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End of the food chain

rainey BARRETT
RAINEY

 
Second
Thoughts

Collectively, Barb and I’ve lived in many different environments across our very large country. New York City (9 million folks) to Middleton, Idaho, when it was about 1,200. Always new experiences. But we’ve never lived in a more remote, end-of-the-food-chain location than the Oregon coast.

Lots of people want to live by the sea. Even many who’ve never seen more water in one place than a swimming pool. The idea’s been so romanticized – and commercialized – that many folks spend lots of time poring over computer-enhanced pictures of coastlines, ships, lighthouses and empty oceanscapes. Being an old Oregonian, I’ve fantasized about it for years. So, when the wife decided that’s where we ought to be, I was O.K. with it.

And here we are.

To make my point of being unaware of life’s little things we take for granted, here’s something you might not know. Every President of the United States during my lifetime has made the same personal admission after being in that office a few months. Different words, maybe, but same thought. Long-term politician or newbies in national politics, all of them – all – have admitted they never really knew the full scope of the job. Even Bush-the-elder – with decades of elective and appointive experience – said the day-to-day experience of being President was something he was not totally prepared for.

Well, my friends, so is the awakening to the realities of living on the Oregon coast. Don’t get me wrong. It’s fine. Most of the time. We like it. We’re adjusting. But, like Bush-the-first, the realities are not something we were entirely prepared for.

In the month of May, I wanted a new long-sleeved shirt for some reason. There was one “department” store in our area – the only one within 50 miles. I looked and looked but could find only short-sleeved. When I asked the clerk where the long-sleeved ones were, she said “We only stock them September through April.” I made do. We’ve learned to “make do” a lot.

There’s one store in our town that sells TVs. Just one. I was in the other day and counted six. Not six of one size. Six in ALL sizes.

There are three new car dealers 30 miles from where we live. All in the same town. I recently had the need for someone to apply some striping and decals to our new RV. At all three dealers I was told, “Well, there’s this one guy we use. But he’s going through a messy divorce right now and doesn’t want to be bothered.” The decals are still in the shipping box. And will likely stay there until that one guy gets his life reorganized.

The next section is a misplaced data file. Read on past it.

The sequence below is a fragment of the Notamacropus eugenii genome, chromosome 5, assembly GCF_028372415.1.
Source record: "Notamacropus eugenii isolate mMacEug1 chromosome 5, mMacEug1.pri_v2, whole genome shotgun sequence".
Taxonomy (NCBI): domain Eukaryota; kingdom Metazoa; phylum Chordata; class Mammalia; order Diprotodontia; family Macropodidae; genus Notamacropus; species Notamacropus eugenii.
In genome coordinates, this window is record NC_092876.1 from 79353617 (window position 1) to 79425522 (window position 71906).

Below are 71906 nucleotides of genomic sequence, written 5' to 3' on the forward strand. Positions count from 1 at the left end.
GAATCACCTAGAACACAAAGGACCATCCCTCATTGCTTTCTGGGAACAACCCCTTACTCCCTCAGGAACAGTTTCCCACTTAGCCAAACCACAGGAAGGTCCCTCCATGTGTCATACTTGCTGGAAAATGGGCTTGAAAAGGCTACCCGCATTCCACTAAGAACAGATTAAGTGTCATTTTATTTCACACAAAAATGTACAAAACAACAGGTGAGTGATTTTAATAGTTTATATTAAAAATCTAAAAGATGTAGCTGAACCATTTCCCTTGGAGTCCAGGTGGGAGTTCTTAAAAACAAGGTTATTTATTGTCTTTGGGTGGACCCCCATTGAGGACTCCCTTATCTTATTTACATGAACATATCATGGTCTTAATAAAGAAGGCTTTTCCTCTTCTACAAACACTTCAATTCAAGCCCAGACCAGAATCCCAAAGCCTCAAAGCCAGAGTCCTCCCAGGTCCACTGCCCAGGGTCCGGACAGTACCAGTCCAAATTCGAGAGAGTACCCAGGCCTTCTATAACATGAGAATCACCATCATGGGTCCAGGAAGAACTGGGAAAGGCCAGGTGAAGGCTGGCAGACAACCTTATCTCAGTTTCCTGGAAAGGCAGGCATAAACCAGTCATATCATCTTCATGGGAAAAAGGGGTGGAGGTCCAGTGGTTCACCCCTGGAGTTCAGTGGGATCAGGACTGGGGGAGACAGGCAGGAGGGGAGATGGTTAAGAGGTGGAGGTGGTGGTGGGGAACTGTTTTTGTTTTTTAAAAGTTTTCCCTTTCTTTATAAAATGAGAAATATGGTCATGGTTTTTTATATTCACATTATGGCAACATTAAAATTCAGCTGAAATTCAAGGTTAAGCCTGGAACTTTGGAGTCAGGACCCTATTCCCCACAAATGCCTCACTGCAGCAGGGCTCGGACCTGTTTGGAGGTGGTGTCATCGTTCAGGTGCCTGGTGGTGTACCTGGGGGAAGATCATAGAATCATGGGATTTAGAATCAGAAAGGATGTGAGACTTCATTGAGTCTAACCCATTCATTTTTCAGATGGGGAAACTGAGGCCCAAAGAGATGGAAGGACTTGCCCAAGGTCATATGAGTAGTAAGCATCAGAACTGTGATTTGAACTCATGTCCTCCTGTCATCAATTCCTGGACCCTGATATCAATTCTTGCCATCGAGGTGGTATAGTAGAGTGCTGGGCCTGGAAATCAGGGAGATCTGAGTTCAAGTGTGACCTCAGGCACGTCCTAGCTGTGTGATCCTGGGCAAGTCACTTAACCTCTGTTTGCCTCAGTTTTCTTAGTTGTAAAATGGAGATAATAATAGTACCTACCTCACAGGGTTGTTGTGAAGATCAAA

Speaking of RVs – if you go 60 miles North of us – and 60 miles South – you’ll find one guy who works on ‘em. One. There used to be two but one died. Given the large numbers of RV’s that ply Highway 101 all year – plus the hundreds of full-timers living in those 120 miles – waiting for help with a bum refrigerator in summer or a busted furnace in winter can be heartrending experiences.

There are a lot of things you can’t run out and buy here. So you make lists of things people inland take for granted. Then, every few weeks, Barb and several friends make the trip to “the city” for supplies. We call it “the Costco run” no matter how many stops they have to make. They fill up someone’s large SUV with all the “necessaries,” then hit a few latte and quilt shops to make an occasion out of it.

We ordered satellite TV service. Oh, they’d sign us up right now and charge the old credit card on-the-spot. But we’d have to wait three weeks for the installer to drive the 100 miles between us and him. Nobody closer.

Given the age of utilities on the coast, you get used to power outages, sewer line ruptures and water line failures. Not just from old age but those storms that we’re famous for. You get used to waiting to flush. Or do it less.

Which reminds me. When we get one of those big Nor’wester’s in our forecast, there’s always the NOAA warning to avoid travel, stock up, stay inside and hunker down. After the period between Memorial Day and Labor Day, you wanna guess when we see the second highest tourist traffic? Right! Lines at motels with ocean views and low-lying campgrounds. And people parked at the beaches. The first row of seats for the tsunami.

“Blow, damn it, BLOW!!!”

Don’t get me wrong. It’s not all “life on the frontier.” We’ve got the necessities. If your list of necessities is kinda short. And when the days are sunny and the Pacific is blue and smooth, watching the whales spouting and enjoying the breezes can make a lot of the inconveniences seem small.

Besides, we’ve got a good selection of really great restaurants and dozens and dozens of coastal craft breweries and wineries. How the Hell do you think we locals get through all those storms?

Life is good!

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